As a reporter, Sean Flynn spent his days covering everything from college and professional sports to crime and government. Now he has tapped into that natural curiosity and storytelling ability in his work as senior writer and managing editor at the global management consulting firm A.T. Kearney. Sean works with authors and thought leaders to turn their big, bold ideas into must-read content.

I recently caught up with Sean to get his take on what good thought leadership means, especially in the social media era, and whether there’s really any difference between a good newspaper story and a good marketing story.

A big part of your job is to figure out how to take all these busy people, with all their big ideas, and transform that into engaging content. But how exactly do you define thought leadership?

It’s funny because when I started here, I had never heard that phrase before since I basically came straight from journalism. But to me thought leadership is having ideas that are worth sharing and that people trust your opinion.

Historically white papers have been the main vehicle for thought leadership — like, “I’m going to write this big ol’ book based on this heavy-duty research.” But the internet has completely transformed this. What does it mean to be a thought leader in the digital age?

I still think there’s a thing like, “We did all this research, and we came up with all these findings from this research that took us a really long time,” and that’s the most important thing to promote. But what really matters is what readers want.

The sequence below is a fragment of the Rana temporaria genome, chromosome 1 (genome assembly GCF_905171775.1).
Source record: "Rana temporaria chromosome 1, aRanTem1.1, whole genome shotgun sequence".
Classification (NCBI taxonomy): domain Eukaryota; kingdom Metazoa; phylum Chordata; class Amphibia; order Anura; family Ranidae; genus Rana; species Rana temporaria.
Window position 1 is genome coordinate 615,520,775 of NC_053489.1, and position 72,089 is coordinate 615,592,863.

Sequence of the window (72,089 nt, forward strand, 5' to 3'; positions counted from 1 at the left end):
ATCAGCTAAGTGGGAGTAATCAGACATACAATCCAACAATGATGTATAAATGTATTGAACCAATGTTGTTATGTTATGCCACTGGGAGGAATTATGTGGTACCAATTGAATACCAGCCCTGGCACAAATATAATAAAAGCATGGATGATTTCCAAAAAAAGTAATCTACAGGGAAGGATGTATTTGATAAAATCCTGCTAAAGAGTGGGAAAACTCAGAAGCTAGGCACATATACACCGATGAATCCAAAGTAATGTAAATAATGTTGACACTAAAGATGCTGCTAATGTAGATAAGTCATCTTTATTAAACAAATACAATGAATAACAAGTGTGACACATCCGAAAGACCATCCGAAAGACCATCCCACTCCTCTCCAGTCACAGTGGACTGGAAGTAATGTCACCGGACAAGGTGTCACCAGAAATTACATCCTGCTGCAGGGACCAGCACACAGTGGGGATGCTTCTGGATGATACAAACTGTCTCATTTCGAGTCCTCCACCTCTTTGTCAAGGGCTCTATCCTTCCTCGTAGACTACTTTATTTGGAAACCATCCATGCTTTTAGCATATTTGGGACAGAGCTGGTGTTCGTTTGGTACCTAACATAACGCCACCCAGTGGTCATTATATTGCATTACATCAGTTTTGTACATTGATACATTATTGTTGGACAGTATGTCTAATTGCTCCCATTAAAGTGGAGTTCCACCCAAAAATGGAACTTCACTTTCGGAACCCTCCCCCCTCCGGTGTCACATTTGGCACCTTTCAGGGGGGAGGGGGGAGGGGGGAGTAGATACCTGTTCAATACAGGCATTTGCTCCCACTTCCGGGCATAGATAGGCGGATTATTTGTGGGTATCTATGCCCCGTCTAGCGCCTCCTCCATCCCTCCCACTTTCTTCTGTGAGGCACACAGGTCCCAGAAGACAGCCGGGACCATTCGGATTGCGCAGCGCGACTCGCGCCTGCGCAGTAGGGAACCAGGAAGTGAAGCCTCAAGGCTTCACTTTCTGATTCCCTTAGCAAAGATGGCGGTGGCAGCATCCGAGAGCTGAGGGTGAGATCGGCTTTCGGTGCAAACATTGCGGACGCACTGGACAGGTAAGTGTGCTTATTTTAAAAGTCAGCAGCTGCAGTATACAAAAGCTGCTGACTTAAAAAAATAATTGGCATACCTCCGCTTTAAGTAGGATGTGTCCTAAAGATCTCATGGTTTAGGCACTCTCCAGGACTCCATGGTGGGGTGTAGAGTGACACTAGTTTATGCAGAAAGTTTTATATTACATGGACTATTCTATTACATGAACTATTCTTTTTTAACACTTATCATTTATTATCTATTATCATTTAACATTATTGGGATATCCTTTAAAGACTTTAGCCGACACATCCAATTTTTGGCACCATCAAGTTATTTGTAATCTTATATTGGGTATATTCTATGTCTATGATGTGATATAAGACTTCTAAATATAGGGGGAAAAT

We push authors to think about our audience. Who are they and how can we answer their questions? To reach a broader audience, you need to think about what that audience wants, then share an idea that helps them and hopefully makes you look smart enough so they call you.

It’s really taking an external, outside-in focus on our content — it’s all about what the audience wants rather than what we have.

When you’re creating thought-leadership content how do you decide what channel and format is best?

Maybe I’m in the minority here, but I’m kind of channel agnostic.

I would say that quality matters, whether it’s a tweet or a really long paper. If you have a compelling tweet, people will click on it. If you have a compelling paper, people will read it. But the key is knowing who your audience is.

Let’s make good stuff, and then we can worry about how to craft it by channel.

A.T. Kearney went all-in on LinkedIn and you’ve really experimented with the platform. Your website is an important channel for promoting your content, too. What are the advantages and disadvantages of owned channels versus social platforms?

One challenge on LinkedIn is that we encouraged, and I think rightfully, our authors to write as much as they could on their own, to have an authentic voice. But on our website we work hard to have a consistent style, grammar and editorial oversight. So one of the tactical challenges is balancing authenticity with consistency.

The other is to create a user journey on our website — for someone to get to our website, begin a journey and find their answers here. When you send people a great link to other content, there’s a risk that you’re taking them off your island and they’re not going to remember to come back.

What is the main skill you brought with you from working in newspapers?

One thing you can bring from newspapers is storytelling. I just don’t think the elements of a good newspaper story and a good marketing story are all that different. The stories that are really good will draw people in and tell you a little bit about being alive in this world.